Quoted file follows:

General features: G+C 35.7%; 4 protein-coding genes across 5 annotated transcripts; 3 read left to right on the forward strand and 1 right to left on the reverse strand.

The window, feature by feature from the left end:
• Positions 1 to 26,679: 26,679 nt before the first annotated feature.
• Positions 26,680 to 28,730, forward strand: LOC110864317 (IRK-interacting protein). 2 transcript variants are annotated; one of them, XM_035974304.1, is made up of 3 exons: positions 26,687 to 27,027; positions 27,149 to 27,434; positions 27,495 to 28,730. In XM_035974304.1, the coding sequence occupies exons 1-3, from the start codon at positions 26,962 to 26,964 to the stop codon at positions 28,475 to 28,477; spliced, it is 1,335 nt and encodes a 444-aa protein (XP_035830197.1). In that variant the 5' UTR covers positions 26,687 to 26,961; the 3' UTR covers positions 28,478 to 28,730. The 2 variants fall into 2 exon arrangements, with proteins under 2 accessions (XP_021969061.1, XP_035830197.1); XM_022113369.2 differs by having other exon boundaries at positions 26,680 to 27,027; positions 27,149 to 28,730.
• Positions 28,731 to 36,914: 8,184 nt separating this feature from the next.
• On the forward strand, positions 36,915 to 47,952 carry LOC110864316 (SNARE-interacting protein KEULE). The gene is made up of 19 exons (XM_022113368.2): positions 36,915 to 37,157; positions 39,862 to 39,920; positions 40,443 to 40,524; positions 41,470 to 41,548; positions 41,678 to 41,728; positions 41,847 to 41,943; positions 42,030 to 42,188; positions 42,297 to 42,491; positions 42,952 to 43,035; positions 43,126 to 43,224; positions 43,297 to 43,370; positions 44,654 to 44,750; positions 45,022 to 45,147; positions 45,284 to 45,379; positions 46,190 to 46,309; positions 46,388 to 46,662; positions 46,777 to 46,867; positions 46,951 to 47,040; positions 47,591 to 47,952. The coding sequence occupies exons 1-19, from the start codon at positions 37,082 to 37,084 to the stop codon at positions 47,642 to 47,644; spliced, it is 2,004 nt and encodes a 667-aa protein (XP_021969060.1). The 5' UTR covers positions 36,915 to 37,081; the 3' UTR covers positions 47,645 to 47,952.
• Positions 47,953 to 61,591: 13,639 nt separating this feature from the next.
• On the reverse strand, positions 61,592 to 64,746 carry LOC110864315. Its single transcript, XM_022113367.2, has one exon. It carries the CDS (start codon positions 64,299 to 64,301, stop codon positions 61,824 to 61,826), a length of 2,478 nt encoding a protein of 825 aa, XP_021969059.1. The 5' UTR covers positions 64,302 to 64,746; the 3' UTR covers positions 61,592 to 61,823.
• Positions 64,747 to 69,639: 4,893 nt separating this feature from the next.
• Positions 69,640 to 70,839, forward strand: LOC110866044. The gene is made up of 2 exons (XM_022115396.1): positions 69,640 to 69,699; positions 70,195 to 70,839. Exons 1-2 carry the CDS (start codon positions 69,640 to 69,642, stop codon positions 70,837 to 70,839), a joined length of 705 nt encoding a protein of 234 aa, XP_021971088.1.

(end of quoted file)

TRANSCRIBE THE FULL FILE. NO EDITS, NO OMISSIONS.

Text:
General features: G+C 35.7%; 4 protein-coding genes across 5 annotated transcripts; 3 read left to right on the forward strand and 1 right to left on the reverse strand.

The window, feature by feature from the left end:
• Positions 1 to 26,679: 26,679 nt before the first annotated feature.
• Positions 26,680 to 28,730, forward strand: LOC110864317 (IRK-interacting protein). 2 transcript variants are annotated; one of them, XM_035974304.1, is made up of 3 exons: positions 26,687 to 27,027; positions 27,149 to 27,434; positions 27,495 to 28,730. In XM_035974304.1, the coding sequence occupies exons 1-3, from the start codon at positions 26,962 to 26,964 to the stop codon at positions 28,475 to 28,477; spliced, it is 1,335 nt and encodes a 444-aa protein (XP_035830197.1). In that variant the 5' UTR covers positions 26,687 to 26,961; the 3' UTR covers positions 28,478 to 28,730. The 2 variants fall into 2 exon arrangements, with proteins under 2 accessions (XP_021969061.1, XP_035830197.1); XM_022113369.2 differs by having other exon boundaries at positions 26,680 to 27,027; positions 27,149 to 28,730.
• Positions 28,731 to 36,914: 8,184 nt separating this feature from the next.
• On the forward strand, positions 36,915 to 47,952 carry LOC110864316 (SNARE-interacting protein KEULE). The gene is made up of 19 exons (XM_022113368.2): positions 36,915 to 37,157; positions 39,862 to 39,920; positions 40,443 to 40,524; positions 41,470 to 41,548; positions 41,678 to 41,728; positions 41,847 to 41,943; positions 42,030 to 42,188; positions 42,297 to 42,491; positions 42,952 to 43,035; positions 43,126 to 43,224; positions 43,297 to 43,370; positions 44,654 to 44,750; positions 45,022 to 45,147; positions 45,284 to 45,379; positions 46,190 to 46,309; positions 46,388 to 46,662; positions 46,777 to 46,867; positions 46,951 to 47,040; positions 47,591 to 47,952. The coding sequence occupies exons 1-19, from the start codon at positions 37,082 to 37,084 to the stop codon at positions 47,642 to 47,644; spliced, it is 2,004 nt and encodes a 667-aa protein (XP_021969060.1). The 5' UTR covers positions 36,915 to 37,081; the 3' UTR covers positions 47,645 to 47,952.
• Positions 47,953 to 61,591: 13,639 nt separating this feature from the next.
• On the reverse strand, positions 61,592 to 64,746 carry LOC110864315. Its single transcript, XM_022113367.2, has one exon. It carries the CDS (start codon positions 64,299 to 64,301, stop codon positions 61,824 to 61,826), a length of 2,478 nt encoding a protein of 825 aa, XP_021969059.1. The 5' UTR covers positions 64,302 to 64,746; the 3' UTR covers positions 61,592 to 61,823.
• Positions 64,747 to 69,639: 4,893 nt separating this feature from the next.
• Positions 69,640 to 70,839, forward strand: LOC110866044. The gene is made up of 2 exons (XM_022115396.1): positions 69,640 to 69,699; positions 70,195 to 70,839. Exons 1-2 carry the CDS (start codon positions 69,640 to 69,642, stop codon positions 70,837 to 70,839), a joined length of 705 nt encoding a protein of 234 aa, XP_021971088.1.